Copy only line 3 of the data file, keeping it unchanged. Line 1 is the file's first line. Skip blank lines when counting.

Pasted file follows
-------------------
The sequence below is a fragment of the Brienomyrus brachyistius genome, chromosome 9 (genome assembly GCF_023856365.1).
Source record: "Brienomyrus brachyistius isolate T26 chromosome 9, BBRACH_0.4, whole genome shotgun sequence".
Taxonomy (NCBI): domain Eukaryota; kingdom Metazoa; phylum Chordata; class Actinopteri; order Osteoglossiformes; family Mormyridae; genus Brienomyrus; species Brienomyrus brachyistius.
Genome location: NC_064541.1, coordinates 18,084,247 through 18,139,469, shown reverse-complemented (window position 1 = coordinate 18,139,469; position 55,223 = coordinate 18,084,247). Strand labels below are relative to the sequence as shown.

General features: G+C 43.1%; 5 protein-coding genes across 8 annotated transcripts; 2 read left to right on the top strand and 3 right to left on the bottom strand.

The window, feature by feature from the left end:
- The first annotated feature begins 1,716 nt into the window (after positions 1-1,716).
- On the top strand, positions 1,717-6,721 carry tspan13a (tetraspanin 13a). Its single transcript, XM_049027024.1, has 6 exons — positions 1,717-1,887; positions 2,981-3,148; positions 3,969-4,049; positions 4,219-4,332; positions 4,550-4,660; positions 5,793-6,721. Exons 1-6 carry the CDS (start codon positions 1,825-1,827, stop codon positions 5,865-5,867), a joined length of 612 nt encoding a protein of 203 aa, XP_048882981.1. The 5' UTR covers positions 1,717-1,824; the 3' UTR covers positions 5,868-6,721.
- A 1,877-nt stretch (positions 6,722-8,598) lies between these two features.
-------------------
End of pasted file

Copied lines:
Taxonomy (NCBI): domain Eukaryota; kingdom Metazoa; phylum Chordata; class Actinopteri; order Osteoglossiformes; family Mormyridae; genus Brienomyrus; species Brienomyrus brachyistius.